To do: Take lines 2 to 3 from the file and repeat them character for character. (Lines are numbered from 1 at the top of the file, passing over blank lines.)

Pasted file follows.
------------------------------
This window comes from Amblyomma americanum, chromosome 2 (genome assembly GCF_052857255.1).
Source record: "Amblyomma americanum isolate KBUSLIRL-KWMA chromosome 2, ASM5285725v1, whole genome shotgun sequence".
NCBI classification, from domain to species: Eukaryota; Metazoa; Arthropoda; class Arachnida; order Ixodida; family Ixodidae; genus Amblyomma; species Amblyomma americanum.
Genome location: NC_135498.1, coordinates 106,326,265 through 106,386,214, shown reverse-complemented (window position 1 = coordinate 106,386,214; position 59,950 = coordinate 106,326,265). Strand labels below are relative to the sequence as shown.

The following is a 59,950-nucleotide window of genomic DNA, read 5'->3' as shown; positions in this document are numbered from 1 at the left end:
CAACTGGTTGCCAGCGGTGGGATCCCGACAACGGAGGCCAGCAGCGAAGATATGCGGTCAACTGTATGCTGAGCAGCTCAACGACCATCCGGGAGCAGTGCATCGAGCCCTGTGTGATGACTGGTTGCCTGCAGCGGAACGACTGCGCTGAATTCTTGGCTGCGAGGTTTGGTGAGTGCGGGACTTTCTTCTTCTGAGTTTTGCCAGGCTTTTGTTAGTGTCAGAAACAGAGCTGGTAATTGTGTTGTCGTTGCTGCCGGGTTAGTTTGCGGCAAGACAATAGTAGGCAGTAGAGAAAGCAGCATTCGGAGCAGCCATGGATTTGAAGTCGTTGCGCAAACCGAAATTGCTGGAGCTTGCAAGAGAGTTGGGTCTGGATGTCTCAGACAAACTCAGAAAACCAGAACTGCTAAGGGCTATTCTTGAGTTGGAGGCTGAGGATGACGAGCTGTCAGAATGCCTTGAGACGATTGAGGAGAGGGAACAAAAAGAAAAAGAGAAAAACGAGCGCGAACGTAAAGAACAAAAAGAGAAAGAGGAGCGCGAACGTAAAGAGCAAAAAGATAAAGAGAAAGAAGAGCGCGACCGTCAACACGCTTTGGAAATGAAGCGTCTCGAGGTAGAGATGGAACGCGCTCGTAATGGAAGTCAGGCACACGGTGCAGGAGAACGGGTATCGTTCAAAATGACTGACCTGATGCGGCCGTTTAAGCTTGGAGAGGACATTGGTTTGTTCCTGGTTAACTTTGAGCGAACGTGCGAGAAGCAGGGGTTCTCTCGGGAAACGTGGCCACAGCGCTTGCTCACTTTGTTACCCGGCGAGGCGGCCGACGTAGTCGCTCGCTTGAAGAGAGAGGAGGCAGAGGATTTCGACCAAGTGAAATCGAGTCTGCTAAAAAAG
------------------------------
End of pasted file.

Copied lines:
Source record: "Amblyomma americanum isolate KBUSLIRL-KWMA chromosome 2, ASM5285725v1, whole genome shotgun sequence".
NCBI classification, from domain to species: Eukaryota; Metazoa; Arthropoda; class Arachnida; order Ixodida; family Ixodidae; genus Amblyomma; species Amblyomma americanum.